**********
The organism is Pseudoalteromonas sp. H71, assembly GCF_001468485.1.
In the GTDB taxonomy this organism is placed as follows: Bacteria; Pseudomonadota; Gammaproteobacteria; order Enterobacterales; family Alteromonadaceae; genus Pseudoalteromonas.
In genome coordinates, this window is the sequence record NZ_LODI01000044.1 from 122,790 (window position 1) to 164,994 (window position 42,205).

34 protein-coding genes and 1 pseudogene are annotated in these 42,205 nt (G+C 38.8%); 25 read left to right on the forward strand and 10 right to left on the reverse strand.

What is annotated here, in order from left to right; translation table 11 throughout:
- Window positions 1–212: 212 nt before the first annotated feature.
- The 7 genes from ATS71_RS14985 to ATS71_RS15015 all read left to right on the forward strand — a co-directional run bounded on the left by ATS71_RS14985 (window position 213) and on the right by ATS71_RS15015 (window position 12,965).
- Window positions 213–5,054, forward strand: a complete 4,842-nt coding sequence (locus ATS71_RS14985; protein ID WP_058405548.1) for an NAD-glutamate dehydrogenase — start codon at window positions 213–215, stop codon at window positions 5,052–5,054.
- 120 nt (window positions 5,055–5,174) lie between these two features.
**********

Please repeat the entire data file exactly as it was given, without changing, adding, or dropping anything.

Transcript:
The organism is Pseudoalteromonas sp. H71, assembly GCF_001468485.1.
In the GTDB taxonomy this organism is placed as follows: Bacteria; Pseudomonadota; Gammaproteobacteria; order Enterobacterales; family Alteromonadaceae; genus Pseudoalteromonas.
In genome coordinates, this window is the sequence record NZ_LODI01000044.1 from 122,790 (window position 1) to 164,994 (window position 42,205).

34 protein-coding genes and 1 pseudogene are annotated in these 42,205 nt (G+C 38.8%); 25 read left to right on the forward strand and 10 right to left on the reverse strand.

What is annotated here, in order from left to right; translation table 11 throughout:
- Window positions 1–212: 212 nt before the first annotated feature.
- The 7 genes from ATS71_RS14985 to ATS71_RS15015 all read left to right on the forward strand — a co-directional run bounded on the left by ATS71_RS14985 (window position 213) and on the right by ATS71_RS15015 (window position 12,965).
- Window positions 213–5,054, forward strand: a complete 4,842-nt coding sequence (locus ATS71_RS14985; protein ID WP_058405548.1) for an NAD-glutamate dehydrogenase — start codon at window positions 213–215, stop codon at window positions 5,052–5,054.
- 120 nt (window positions 5,055–5,174) lie between these two features.